An environmental analysis was released by the Biden administration of plans as to how the seven Colorado River basin states should cut water usage but declined to take a stance between the two sides. On one side is California and some tribes who want to protect their high-priority rights to the river’s water, which they use for drinking and farming. On the other side are the other six states of Colorado, Nevada, Arizona, Utah, Wyoming and New Mexico. They say it’s time to come up with a plan to more fairly share the river.
According to NBC News, the Interior Department did not say how states should get to deeper water cuts, but defended its authority to make sure basic needs such as drinking water and hydropower generated from the river are met — even if it means setting aside the priority system.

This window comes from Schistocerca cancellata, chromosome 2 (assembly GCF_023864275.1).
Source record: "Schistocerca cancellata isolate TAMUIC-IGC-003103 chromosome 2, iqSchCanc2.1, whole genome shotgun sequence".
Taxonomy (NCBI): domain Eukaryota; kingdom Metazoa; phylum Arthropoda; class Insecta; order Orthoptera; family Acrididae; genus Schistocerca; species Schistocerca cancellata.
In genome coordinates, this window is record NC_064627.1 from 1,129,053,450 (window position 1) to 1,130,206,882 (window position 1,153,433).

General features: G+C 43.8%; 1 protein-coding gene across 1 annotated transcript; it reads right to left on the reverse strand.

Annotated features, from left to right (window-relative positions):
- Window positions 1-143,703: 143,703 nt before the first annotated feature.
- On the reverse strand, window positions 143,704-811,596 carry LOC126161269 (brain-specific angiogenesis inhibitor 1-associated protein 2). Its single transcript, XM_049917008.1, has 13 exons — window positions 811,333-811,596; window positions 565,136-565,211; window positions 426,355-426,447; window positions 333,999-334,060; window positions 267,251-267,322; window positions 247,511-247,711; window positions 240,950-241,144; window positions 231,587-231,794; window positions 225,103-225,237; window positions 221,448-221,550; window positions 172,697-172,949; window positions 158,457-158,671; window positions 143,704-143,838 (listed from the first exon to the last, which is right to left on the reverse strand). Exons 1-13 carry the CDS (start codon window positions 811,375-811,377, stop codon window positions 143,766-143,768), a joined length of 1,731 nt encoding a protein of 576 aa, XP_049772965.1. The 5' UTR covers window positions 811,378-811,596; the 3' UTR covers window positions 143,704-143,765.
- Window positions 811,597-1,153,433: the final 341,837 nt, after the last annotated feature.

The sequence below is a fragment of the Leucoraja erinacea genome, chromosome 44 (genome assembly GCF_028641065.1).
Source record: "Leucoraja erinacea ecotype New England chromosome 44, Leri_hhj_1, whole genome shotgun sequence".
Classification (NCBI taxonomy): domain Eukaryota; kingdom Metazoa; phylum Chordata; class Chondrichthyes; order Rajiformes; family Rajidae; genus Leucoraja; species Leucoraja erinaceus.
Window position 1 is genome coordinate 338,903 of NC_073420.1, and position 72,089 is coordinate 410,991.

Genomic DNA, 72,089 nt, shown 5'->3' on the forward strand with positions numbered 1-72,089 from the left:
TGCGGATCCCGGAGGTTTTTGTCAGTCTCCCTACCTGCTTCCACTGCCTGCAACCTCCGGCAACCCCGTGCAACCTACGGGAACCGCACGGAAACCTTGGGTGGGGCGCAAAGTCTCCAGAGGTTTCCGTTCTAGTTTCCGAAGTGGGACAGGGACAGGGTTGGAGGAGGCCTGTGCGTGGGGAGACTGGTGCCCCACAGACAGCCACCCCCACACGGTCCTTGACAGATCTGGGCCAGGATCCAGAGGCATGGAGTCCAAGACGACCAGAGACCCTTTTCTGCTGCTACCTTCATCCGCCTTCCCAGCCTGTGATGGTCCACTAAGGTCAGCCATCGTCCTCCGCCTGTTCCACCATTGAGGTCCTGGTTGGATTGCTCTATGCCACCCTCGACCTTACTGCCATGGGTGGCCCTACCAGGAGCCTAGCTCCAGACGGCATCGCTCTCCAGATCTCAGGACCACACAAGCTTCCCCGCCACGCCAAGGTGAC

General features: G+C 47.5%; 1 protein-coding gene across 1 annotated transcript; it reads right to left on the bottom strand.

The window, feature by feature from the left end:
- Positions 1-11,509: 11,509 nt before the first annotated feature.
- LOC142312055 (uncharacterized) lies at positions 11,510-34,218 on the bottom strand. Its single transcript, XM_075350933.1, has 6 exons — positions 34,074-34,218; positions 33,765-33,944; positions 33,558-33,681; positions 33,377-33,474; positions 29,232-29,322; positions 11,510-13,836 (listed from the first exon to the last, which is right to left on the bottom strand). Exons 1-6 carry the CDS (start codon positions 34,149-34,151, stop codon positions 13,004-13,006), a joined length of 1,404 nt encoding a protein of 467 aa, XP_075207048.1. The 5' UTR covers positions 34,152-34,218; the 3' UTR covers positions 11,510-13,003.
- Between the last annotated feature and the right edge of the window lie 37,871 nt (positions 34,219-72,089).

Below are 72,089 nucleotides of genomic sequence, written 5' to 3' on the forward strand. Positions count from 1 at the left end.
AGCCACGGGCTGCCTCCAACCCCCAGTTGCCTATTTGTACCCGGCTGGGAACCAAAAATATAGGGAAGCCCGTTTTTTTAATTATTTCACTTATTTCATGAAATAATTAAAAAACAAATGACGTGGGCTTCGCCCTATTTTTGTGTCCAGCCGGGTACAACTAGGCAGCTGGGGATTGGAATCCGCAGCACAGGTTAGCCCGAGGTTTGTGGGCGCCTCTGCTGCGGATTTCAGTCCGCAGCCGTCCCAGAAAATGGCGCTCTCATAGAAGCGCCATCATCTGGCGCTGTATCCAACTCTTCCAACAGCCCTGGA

“Failure is not an option,” Interior Deputy Secretary Tommy Beaudreau told The Associated Press.
The 1,450-mile powerhouse of the West serves 40 million people across seven states, which span tribal land, and Mexico, generates hydroelectric power for regional markets, and irrigates nearly 6 million acres of farmland.